Part 4 - 2D and 3D waves

by Corinne Lee 45672003

A wave in 3D is very hard to visualize. This diagram represents a part of a wave in 3D.

If you draw lines following the crests of these waves then we can represent the wave by lines.

This results in the following image. This actually shows us the level curves of the wave.

As seen in affine transformation this looks like the many lines of Ax+By=C. We can use this to describe the equation of the wave.

This diagram shows us the crests of the wave, the direction that the wave is travelling, the cosine max(which are the crests) and the wavelength which is one cycle.


The wave in 2D or 3D is very similiar to the waves in 1D.
In 1D the crests are the top of cosine wave or the cosine max.


The wavelength of a 2D and 3D wave is similiar to the wavelength of a 1D wave as shown below.

This is in 2D/3D.

This is in 1D.


The definition for frequency is the same for both 1D, 2D and 3D waves. It is how many crests pass a point per second. ie how many crest pass the yellow line per second.

In 2D and 3D.

In 1D.


Similiarly to the frequency the velocity of a wave in 2D and 3D is similiar to the velocity in 1D. It is the speed at which a crest travels.

In 2D and 3D.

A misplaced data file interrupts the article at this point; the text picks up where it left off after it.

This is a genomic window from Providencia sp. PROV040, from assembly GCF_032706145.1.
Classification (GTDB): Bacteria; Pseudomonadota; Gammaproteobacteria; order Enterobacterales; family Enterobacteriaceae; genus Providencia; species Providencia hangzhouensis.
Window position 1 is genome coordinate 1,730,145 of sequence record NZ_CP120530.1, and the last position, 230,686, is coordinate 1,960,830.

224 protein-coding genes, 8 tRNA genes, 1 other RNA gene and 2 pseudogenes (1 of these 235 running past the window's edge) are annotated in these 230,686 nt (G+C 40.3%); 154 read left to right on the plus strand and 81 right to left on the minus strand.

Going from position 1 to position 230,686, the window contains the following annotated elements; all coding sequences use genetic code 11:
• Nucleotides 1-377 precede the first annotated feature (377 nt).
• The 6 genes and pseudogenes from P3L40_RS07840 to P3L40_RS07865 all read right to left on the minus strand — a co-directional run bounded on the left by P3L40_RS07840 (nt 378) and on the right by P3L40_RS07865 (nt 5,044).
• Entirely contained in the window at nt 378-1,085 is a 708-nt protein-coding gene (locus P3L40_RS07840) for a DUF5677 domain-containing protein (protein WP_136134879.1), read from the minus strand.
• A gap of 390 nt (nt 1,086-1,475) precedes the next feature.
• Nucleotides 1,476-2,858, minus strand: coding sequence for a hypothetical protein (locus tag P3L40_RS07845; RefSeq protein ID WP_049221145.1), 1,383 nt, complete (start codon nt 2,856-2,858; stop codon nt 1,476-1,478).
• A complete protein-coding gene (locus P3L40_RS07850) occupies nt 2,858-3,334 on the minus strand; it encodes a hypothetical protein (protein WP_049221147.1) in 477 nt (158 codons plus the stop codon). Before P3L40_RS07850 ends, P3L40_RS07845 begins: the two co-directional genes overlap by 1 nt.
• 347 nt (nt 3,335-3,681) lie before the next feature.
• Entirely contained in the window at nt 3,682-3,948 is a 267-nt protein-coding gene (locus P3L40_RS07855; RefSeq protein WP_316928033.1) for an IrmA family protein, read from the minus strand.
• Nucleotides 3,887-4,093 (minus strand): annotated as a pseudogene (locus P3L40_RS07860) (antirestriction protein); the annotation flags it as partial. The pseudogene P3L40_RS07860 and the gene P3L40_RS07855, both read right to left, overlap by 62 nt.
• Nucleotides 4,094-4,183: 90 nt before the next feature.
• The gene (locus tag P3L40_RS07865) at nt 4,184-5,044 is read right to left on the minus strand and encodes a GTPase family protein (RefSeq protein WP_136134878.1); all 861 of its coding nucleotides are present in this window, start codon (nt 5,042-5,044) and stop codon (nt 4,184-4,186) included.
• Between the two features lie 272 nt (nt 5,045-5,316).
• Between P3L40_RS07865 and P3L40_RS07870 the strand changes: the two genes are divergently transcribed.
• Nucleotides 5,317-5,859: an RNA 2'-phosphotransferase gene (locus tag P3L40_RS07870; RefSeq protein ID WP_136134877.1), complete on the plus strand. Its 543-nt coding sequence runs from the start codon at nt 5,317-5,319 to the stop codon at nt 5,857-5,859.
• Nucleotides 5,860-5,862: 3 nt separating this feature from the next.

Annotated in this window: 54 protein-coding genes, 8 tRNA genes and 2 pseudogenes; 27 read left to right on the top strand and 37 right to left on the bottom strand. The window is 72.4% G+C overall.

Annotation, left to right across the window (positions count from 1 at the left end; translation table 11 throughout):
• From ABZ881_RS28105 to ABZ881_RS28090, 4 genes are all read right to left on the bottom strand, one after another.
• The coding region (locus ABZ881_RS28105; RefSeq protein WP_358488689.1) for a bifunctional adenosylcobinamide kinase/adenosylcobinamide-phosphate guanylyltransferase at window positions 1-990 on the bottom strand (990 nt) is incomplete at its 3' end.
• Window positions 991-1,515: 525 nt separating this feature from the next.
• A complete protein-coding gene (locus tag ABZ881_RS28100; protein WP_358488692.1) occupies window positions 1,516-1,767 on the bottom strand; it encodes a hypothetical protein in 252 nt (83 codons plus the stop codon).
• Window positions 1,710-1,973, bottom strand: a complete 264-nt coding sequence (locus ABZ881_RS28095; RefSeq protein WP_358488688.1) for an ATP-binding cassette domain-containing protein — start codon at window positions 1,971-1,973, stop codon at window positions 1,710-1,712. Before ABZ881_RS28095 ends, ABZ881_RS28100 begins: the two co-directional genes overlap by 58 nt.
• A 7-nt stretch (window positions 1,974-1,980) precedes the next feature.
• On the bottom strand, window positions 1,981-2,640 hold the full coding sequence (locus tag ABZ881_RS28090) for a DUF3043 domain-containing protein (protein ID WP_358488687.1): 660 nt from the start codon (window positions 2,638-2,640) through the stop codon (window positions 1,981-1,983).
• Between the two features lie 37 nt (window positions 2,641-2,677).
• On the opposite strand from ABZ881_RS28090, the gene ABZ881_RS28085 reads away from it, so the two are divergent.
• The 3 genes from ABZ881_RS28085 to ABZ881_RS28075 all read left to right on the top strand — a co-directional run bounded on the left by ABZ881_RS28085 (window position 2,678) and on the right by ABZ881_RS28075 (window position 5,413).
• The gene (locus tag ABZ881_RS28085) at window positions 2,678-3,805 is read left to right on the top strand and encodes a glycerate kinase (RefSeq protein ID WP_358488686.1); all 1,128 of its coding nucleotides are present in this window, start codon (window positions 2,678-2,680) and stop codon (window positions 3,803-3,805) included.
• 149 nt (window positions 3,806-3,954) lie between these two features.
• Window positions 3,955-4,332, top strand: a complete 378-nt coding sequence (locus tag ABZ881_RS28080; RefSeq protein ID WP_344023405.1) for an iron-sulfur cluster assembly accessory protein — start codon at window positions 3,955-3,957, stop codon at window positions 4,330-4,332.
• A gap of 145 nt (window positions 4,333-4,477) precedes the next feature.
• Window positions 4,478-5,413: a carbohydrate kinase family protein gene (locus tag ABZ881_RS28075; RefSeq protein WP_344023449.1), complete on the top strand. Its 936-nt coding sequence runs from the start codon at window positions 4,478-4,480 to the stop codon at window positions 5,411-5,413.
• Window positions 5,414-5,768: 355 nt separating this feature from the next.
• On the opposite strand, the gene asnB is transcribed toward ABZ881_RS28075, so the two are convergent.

In 1D.

Amplitude and Wave Height

Amplitude and wave height are hard to visualize in 2D and 3D but we can picture it in 1D. Amplitude(A) is the distance from the x-axis to the crest while wave height is the distance from the trough to the crest.

The wave height is equal to Acos(ax+by+dt)=0 in 2D
and Acos(ax+by+cz+dt)=0 in 3D. Where t=0 and the angle is measured in radians.
This is our affine function, where Acos(ax+by) or Acos(ax+by+cz) is our linear function and the dt part is our translation.

Waves in 2D and 3D and the Wave Equation

The wavelength () is perpendicular to the level lines and we can consider this to be the normal to the level lines. The wavelength is also a multiple of [a,b] in 2D and [a,b,c] in 3D.

Using the signed distance (C ''-C ')/(A2+B2)1/2 and (C ''-C ')/(A2+B2+C2)1/2 from one level to the next ie C '=0 to C ''=2 we get

||||=2/(a2+b2)1/2 in 2D

||||=2/(a2+b2+c2)1/2 in 3D

Since we know that = k[a,b] in 2D and k[a,b,c] in 3D,

=> k=2/(a2+b2) in 2D

=> k=2/(a2+b2+c2) in 3D

Therefore becomes

=2/(a2+b2)x[a,b] in 2D.

=2/(a2+b2+c2)x[a,b,c] in 3D.

This is an expression of in terms of a,b in 2D and a,b,c in 3D.

The constant term dt can be written as t, where is the radian frequency. As changes then this changes the translation of the curve.

The equation of the wave without horizontal scaling is

Acos(ax+by-t) for 2D.

and Acos(ax+by+cz-t) for 3D.

This is the same as the translation of the 1D wave by cT.

The wave in 1D is f(x)=Acos(2x/-cT2/). We scaled the wave by /2, so if we do the same for the 2D and 3D wave equation then we get the curve is scaled by [a,b]/(a2+b2) in 2D and [a,b,c]/(a2+b2)+c2 in 3D.

since =2/(a2+b2)x[a,b] in 2D.

=2/(a2+b2+c2)x[a,b,c] in 3D.

The final wave equation is

Acos(ax(a2+b2)/[a,b]+by(a2+b2)/[a,b]-t(a2+b2)/[a,b]) for 2D.

and Acos(ax(a2+b2)/[a,b,c]+by(a2+b2)/[a,b,c]+cz(a2+b2)/[a,b,c]-t(a2+b2)/[a,b,c]) for 3D.